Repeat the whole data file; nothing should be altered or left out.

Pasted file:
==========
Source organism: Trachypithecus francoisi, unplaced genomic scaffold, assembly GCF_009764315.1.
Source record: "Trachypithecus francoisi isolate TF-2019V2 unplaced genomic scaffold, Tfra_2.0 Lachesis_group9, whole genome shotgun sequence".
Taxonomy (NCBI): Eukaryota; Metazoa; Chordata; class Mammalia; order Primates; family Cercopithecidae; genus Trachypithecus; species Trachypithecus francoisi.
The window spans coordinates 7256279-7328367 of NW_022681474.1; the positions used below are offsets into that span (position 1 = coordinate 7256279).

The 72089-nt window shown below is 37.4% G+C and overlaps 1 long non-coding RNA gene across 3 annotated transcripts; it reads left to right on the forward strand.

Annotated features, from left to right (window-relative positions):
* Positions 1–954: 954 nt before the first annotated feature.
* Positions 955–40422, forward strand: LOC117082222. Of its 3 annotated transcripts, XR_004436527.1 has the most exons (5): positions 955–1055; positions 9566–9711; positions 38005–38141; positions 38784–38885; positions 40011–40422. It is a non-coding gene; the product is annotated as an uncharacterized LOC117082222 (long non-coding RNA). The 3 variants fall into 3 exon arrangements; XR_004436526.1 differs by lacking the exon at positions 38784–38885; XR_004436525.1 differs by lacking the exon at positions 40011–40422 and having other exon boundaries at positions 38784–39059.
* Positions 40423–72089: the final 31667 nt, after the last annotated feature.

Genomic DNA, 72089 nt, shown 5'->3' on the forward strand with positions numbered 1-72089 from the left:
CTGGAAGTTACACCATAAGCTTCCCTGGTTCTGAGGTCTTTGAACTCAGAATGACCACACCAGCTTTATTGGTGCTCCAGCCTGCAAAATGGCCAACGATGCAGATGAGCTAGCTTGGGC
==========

Source organism: Trachypithecus francoisi, unplaced genomic scaffold, assembly GCF_009764315.1.
Source record: "Trachypithecus francoisi isolate TF-2019V2 unplaced genomic scaffold, Tfra_2.0 Lachesis_group9, whole genome shotgun sequence".
Taxonomy (NCBI): Eukaryota; Metazoa; Chordata; class Mammalia; order Primates; family Cercopithecidae; genus Trachypithecus; species Trachypithecus francoisi.
The window spans coordinates 7256279-7328367 of NW_022681474.1; the positions used below are offsets into that span (position 1 = coordinate 7256279).

The 72089-nt window shown below is 37.4% G+C and overlaps 1 long non-coding RNA gene across 3 annotated transcripts; it reads left to right on the forward strand.

Annotated features, from left to right (window-relative positions):
* Positions 1–954: 954 nt before the first annotated feature.
* Positions 955–40422, forward strand: LOC117082222. Of its 3 annotated transcripts, XR_004436527.1 has the most exons (5): positions 955–1055; positions 9566–9711; positions 38005–38141; positions 38784–38885; positions 40011–40422. It is a non-coding gene; the product is annotated as an uncharacterized LOC117082222 (long non-coding RNA). The 3 variants fall into 3 exon arrangements; XR_004436526.1 differs by lacking the exon at positions 38784–38885; XR_004436525.1 differs by lacking the exon at positions 40011–40422 and having other exon boundaries at positions 38784–39059.
* Positions 40423–72089: the final 31667 nt, after the last annotated feature.

Genomic DNA, 72089 nt, shown 5'->3' on the forward strand with positions numbered 1-72089 from the left:
CTGGAAGTTACACCATAAGCTTCCCTGGTTCTGAGGTCTTTGAACTCAGAATGACCACACCAGCTTTATTGGTGCTCCAGCCTGCAAAATGGCCAACGATGCAGATGAGCTAGCTTGGGC